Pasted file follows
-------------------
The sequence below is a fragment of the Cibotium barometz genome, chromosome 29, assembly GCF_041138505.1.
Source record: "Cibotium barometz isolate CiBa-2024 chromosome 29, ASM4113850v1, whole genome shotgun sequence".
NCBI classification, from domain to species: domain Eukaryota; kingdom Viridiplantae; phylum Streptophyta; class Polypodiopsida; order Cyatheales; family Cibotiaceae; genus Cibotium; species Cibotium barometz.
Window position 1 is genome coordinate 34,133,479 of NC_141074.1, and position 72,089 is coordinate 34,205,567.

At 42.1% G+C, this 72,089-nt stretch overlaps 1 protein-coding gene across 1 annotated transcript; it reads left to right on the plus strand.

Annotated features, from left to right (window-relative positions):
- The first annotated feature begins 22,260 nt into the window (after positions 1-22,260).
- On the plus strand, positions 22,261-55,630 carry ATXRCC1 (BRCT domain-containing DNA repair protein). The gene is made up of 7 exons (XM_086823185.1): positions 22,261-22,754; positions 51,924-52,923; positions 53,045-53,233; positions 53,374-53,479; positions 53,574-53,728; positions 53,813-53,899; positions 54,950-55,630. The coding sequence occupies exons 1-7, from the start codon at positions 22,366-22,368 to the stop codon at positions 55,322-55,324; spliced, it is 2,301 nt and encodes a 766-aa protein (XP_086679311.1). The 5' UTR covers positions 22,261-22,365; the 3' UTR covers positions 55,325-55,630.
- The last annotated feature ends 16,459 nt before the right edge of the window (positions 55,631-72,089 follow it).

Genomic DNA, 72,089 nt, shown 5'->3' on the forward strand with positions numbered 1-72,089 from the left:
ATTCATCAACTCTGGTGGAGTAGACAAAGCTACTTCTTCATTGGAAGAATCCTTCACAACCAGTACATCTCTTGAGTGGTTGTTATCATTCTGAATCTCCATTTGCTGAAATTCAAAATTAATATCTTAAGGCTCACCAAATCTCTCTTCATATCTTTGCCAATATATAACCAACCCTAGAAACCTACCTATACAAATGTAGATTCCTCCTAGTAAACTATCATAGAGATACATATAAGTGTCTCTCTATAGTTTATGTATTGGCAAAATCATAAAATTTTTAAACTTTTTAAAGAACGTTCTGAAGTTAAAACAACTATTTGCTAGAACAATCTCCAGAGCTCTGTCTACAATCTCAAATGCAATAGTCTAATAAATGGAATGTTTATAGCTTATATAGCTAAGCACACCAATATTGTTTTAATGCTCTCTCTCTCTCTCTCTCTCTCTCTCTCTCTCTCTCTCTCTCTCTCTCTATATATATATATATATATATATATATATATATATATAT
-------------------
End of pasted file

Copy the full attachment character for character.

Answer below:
The sequence below is a fragment of the Cibotium barometz genome, chromosome 29, assembly GCF_041138505.1.
Source record: "Cibotium barometz isolate CiBa-2024 chromosome 29, ASM4113850v1, whole genome shotgun sequence".
NCBI classification, from domain to species: domain Eukaryota; kingdom Viridiplantae; phylum Streptophyta; class Polypodiopsida; order Cyatheales; family Cibotiaceae; genus Cibotium; species Cibotium barometz.
Window position 1 is genome coordinate 34,133,479 of NC_141074.1, and position 72,089 is coordinate 34,205,567.

At 42.1% G+C, this 72,089-nt stretch overlaps 1 protein-coding gene across 1 annotated transcript; it reads left to right on the plus strand.

Annotated features, from left to right (window-relative positions):
- The first annotated feature begins 22,260 nt into the window (after positions 1-22,260).
- On the plus strand, positions 22,261-55,630 carry ATXRCC1 (BRCT domain-containing DNA repair protein). The gene is made up of 7 exons (XM_086823185.1): positions 22,261-22,754; positions 51,924-52,923; positions 53,045-53,233; positions 53,374-53,479; positions 53,574-53,728; positions 53,813-53,899; positions 54,950-55,630. The coding sequence occupies exons 1-7, from the start codon at positions 22,366-22,368 to the stop codon at positions 55,322-55,324; spliced, it is 2,301 nt and encodes a 766-aa protein (XP_086679311.1). The 5' UTR covers positions 22,261-22,365; the 3' UTR covers positions 55,325-55,630.
- The last annotated feature ends 16,459 nt before the right edge of the window (positions 55,631-72,089 follow it).

Genomic DNA, 72,089 nt, shown 5'->3' on the forward strand with positions numbered 1-72,089 from the left:
ATTCATCAACTCTGGTGGAGTAGACAAAGCTACTTCTTCATTGGAAGAATCCTTCACAACCAGTACATCTCTTGAGTGGTTGTTATCATTCTGAATCTCCATTTGCTGAAATTCAAAATTAATATCTTAAGGCTCACCAAATCTCTCTTCATATCTTTGCCAATATATAACCAACCCTAGAAACCTACCTATACAAATGTAGATTCCTCCTAGTAAACTATCATAGAGATACATATAAGTGTCTCTCTATAGTTTATGTATTGGCAAAATCATAAAATTTTTAAACTTTTTAAAGAACGTTCTGAAGTTAAAACAACTATTTGCTAGAACAATCTCCAGAGCTCTGTCTACAATCTCAAATGCAATAGTCTAATAAATGGAATGTTTATAGCTTATATAGCTAAGCACACCAATATTGTTTTAATGCTCTCTCTCTCTCTCTCTCTCTCTCTCTCTCTCTCTCTCTCTCTCTCTCTATATATATATATATATATATATATATATATATATATAT